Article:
Friday, January 24, 2020

Mexico National Guard Stops Honduran Caravan

FRONTERA HIDALGO, Mexico (AP) — Hundreds of Central American migrants were hauled onto buses by Mexican national guardsmen and immigration agents after crossing into the country early Thursday and walking for hours along a rural highway.
The migrants had stopped for the day at a shaded crossroads when hundreds of national guard troops advanced their lines to within 100 yards (meters) of the migrants. A brief negotiation stalled, the migrants knelt to the ground in prayer and began to chant “we want to pass.”
National guardsmen in riot gear advanced banging their plastic shields with batons and engaged the migrants. There was shoving and pepper spray as migrants were rounded up.
Many of the people allowed themselves to be escorted to the buses without resistance. Women cradling small children or holding kids’ hands wept as they walked toward the buses.
Others resisted and were subdued by guardsmen. One man dragged by four guardsmen shouted “they killed my brother, I don’t want to die,” presumably in reference to the possibility of being returned to his country.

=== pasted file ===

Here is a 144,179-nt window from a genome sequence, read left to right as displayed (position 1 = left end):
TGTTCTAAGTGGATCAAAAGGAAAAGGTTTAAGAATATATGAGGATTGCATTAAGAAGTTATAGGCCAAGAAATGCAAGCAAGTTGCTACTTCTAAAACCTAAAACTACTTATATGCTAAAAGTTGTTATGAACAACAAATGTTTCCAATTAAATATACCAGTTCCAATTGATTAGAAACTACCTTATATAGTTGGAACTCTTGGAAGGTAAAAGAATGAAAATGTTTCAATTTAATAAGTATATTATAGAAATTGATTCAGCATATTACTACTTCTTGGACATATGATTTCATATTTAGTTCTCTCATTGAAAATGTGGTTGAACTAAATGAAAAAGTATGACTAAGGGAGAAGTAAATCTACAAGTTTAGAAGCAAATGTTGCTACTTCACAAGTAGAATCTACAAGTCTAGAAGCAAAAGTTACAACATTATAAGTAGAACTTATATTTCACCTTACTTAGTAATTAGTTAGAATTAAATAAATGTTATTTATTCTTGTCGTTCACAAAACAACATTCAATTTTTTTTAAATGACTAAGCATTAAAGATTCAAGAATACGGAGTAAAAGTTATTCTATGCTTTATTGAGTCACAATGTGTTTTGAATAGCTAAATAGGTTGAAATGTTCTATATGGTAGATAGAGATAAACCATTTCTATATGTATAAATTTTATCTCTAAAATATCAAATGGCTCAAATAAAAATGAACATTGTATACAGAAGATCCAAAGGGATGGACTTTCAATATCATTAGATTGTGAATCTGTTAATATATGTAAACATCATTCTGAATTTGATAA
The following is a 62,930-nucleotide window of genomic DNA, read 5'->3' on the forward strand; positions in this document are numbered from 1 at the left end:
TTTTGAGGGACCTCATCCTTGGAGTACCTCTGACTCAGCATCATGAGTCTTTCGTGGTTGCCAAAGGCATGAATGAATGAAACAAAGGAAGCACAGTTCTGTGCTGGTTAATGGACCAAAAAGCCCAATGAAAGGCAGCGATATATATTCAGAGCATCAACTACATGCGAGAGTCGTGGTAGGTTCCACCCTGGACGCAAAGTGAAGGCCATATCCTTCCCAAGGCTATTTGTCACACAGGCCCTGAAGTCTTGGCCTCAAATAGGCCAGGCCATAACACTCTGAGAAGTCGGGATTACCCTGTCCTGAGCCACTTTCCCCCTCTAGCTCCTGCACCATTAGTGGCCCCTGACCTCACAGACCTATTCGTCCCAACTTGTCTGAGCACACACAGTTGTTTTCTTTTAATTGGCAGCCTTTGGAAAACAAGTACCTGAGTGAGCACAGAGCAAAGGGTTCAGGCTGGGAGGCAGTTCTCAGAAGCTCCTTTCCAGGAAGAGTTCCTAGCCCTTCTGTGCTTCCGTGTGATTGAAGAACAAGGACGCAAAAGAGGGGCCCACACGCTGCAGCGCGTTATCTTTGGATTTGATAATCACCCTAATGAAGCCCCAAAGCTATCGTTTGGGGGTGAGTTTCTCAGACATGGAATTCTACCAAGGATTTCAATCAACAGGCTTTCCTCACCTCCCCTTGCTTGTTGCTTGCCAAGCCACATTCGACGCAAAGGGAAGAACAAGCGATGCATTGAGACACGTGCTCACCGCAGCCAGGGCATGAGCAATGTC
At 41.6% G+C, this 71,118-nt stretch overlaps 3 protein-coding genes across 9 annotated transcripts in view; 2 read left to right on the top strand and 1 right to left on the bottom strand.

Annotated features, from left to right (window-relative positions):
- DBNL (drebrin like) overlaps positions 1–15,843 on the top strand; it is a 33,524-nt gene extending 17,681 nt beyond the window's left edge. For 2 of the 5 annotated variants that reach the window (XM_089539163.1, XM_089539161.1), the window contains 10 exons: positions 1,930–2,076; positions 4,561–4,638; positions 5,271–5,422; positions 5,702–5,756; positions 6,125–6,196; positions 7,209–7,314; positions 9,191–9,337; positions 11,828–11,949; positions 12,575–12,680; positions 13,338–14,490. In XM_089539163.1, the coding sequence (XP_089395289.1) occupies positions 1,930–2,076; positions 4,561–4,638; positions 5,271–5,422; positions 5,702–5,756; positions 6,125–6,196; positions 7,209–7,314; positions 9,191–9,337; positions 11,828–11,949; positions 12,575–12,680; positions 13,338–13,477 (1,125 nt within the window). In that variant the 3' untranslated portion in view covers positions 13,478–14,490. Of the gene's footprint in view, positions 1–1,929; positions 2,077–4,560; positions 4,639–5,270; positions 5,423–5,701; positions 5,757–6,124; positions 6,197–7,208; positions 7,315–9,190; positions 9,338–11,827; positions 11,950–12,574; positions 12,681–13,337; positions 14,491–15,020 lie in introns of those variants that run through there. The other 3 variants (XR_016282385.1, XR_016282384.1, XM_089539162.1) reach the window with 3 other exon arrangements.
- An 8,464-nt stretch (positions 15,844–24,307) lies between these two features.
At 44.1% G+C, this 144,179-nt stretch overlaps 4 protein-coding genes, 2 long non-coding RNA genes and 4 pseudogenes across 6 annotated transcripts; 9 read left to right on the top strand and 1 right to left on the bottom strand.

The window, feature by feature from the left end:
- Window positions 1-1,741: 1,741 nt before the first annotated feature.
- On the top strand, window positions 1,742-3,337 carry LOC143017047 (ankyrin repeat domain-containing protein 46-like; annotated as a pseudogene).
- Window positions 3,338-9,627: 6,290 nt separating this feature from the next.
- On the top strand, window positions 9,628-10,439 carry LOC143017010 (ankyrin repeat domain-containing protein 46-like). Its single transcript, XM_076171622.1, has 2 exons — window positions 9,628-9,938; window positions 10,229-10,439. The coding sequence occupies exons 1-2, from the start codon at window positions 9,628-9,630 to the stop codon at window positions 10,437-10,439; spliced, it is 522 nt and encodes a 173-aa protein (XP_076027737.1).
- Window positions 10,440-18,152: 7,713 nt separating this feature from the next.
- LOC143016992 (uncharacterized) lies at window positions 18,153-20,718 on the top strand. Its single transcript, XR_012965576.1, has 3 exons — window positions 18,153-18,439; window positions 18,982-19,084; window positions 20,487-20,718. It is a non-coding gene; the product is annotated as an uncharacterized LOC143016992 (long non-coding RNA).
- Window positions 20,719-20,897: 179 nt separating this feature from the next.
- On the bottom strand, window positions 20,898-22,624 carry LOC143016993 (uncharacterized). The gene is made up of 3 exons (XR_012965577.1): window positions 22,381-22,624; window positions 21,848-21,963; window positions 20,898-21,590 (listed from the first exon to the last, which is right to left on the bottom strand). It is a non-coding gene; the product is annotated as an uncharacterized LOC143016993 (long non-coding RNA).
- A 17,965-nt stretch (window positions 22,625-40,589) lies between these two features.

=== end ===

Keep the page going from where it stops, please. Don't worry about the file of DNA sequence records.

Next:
A woman crying as she walked toward a bus said, “I have a great need for my children.”
A paramedic attended to an injured woman lying on the highway shoulder.The road was left littered with water bottles, plastic bags and clothing. An irate man in a blue shirt yelled at the agents “this is a war against the Hondurans,” gesturing angrily.
It was a sudden climax after the day had seemed to be winding down.
Carrying U.S. and Honduran flags at the head of the procession, the migrants had been walking on a highway toward hundreds of national guardsmen since crossing the Suchiate river from Guatemala at dawn.
Jose Luis Morales, a Salvadoran de facto spokesman for the caravan, said the migrants wanted to negotiate to be allowed to pass peacefully.

Monday, January 13, 2020

Democrats Have Yet to Win the Latino Vote- and the Election

MIAMI : I am dreading the 2020 presidential race, which I think will be the most brutal Americans have ever witnessed. Irrespective of who the Democratic nominee is, President Trump will use all the power and dirty tricks at his disposal to remain in power for another four years.